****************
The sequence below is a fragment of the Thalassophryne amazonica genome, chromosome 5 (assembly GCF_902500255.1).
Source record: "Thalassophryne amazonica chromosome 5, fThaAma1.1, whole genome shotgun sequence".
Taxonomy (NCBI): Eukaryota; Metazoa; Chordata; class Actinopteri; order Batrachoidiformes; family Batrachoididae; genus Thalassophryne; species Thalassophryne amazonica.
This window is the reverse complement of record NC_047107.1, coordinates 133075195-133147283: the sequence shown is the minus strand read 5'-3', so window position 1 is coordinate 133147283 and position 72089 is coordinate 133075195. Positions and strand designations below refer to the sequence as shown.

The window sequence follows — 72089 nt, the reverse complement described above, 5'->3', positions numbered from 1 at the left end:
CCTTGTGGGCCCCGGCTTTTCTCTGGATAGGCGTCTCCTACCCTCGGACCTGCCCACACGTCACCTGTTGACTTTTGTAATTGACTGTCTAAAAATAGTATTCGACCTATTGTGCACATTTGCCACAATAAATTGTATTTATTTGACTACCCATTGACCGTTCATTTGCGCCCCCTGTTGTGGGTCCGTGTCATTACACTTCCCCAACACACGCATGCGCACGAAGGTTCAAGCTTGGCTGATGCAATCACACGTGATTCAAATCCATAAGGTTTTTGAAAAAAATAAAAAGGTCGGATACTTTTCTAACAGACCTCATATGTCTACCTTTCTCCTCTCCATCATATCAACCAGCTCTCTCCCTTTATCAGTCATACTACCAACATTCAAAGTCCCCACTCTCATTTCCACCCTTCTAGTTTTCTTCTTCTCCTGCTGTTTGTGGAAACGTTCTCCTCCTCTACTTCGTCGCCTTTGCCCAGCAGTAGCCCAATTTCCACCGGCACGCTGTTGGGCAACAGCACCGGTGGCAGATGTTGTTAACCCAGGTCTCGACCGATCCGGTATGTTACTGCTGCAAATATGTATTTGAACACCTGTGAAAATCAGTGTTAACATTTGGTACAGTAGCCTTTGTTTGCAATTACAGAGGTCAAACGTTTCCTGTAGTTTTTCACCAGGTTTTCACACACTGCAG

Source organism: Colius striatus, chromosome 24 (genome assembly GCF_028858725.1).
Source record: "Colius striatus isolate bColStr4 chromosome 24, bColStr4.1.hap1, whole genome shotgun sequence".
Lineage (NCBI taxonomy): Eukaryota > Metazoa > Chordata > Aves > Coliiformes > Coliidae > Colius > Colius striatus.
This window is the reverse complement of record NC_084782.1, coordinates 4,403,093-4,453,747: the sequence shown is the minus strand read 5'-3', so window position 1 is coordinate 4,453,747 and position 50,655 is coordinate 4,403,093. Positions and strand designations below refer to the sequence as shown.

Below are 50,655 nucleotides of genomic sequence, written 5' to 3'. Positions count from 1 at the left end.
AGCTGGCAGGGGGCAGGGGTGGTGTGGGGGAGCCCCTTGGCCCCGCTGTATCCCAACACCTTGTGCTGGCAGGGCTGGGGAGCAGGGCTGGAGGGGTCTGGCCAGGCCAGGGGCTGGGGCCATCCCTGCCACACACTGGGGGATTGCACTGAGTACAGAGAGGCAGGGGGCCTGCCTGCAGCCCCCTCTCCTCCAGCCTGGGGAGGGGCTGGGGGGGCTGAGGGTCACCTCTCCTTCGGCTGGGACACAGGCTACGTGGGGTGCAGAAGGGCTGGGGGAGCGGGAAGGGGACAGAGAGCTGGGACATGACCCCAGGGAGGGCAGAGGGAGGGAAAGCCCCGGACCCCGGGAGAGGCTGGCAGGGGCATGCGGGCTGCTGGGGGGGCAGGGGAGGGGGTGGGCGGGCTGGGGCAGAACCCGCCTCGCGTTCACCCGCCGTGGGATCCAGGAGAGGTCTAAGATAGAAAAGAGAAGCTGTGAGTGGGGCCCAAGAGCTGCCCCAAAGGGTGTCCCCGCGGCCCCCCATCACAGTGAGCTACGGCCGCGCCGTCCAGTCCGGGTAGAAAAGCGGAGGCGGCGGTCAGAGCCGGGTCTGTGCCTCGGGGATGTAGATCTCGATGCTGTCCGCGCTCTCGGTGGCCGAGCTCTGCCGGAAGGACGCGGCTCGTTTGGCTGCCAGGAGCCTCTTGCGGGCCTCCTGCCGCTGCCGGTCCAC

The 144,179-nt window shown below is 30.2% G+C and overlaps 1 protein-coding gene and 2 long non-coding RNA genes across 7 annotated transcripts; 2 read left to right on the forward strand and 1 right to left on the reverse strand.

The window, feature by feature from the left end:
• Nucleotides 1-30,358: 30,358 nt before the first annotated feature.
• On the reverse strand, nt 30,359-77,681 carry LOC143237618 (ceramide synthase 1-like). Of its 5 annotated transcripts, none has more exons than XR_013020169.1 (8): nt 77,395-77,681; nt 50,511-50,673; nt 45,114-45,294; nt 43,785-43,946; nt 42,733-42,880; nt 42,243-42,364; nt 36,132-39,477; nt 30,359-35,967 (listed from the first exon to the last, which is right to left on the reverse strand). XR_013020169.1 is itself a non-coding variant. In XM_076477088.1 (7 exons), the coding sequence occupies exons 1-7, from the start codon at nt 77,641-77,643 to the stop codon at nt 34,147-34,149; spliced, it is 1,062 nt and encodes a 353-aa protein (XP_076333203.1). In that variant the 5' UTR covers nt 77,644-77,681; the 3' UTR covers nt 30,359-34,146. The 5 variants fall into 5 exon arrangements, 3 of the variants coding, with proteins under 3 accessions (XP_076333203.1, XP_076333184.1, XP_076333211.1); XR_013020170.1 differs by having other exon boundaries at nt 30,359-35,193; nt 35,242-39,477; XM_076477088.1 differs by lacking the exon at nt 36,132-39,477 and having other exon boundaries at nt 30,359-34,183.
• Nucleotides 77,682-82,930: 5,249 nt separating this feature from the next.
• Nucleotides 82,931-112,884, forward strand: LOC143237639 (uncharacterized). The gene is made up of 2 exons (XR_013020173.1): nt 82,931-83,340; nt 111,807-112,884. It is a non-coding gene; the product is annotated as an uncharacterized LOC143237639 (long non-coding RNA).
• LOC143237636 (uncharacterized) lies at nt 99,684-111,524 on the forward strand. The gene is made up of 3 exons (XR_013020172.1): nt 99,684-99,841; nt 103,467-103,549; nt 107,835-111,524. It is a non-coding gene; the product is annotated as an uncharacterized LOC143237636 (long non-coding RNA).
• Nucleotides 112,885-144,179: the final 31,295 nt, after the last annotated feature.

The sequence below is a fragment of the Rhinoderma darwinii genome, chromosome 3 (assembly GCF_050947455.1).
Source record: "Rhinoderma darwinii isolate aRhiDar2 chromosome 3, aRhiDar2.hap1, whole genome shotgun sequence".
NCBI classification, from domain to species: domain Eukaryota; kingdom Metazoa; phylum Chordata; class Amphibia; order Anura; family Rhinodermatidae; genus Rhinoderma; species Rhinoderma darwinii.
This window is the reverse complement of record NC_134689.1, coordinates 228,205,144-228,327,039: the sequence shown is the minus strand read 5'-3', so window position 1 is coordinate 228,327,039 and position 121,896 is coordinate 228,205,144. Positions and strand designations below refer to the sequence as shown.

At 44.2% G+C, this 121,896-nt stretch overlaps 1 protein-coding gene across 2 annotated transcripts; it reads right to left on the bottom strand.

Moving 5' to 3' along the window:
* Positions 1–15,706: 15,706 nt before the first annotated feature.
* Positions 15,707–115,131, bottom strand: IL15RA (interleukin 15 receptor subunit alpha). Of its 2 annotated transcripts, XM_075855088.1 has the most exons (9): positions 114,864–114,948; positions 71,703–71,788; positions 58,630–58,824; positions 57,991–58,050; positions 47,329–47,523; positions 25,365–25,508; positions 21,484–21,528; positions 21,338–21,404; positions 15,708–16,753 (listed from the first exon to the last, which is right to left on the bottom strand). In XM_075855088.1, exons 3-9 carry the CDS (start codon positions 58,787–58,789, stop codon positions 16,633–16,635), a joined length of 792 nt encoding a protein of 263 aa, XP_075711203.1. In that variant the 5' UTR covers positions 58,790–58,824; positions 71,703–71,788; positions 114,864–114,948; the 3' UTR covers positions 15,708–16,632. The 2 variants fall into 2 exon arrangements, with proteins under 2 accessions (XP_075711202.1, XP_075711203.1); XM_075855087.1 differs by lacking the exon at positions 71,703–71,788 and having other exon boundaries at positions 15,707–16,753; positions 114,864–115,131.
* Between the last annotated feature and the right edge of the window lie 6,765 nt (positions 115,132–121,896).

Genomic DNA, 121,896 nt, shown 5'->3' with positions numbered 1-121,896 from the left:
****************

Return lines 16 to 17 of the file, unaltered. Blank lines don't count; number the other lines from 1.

• On the reverse strand, nt 30,359-77,681 carry LOC143237618 (ceramide synthase 1-like). Of its 5 annotated transcripts, none has more exons than XR_013020169.1 (8): nt 77,395-77,681; nt 50,511-50,673; nt 45,114-45,294; nt 43,785-43,946; nt 42,733-42,880; nt 42,243-42,364; nt 36,132-39,477; nt 30,359-35,967 (listed from the first exon to the last, which is right to left on the reverse strand). XR_013020169.1 is itself a non-coding variant. In XM_076477088.1 (7 exons), the coding sequence occupies exons 1-7, from the start codon at nt 77,641-77,643 to the stop codon at nt 34,147-34,149; spliced, it is 1,062 nt and encodes a 353-aa protein (XP_076333203.1). In that variant the 5' UTR covers nt 77,644-77,681; the 3' UTR covers nt 30,359-34,146. The 5 variants fall into 5 exon arrangements, 3 of the variants coding, with proteins under 3 accessions (XP_076333203.1, XP_076333184.1, XP_076333211.1); XR_013020170.1 differs by having other exon boundaries at nt 30,359-35,193; nt 35,242-39,477; XM_076477088.1 differs by lacking the exon at nt 36,132-39,477 and having other exon boundaries at nt 30,359-34,183.
• Nucleotides 77,682-82,930: 5,249 nt separating this feature from the next.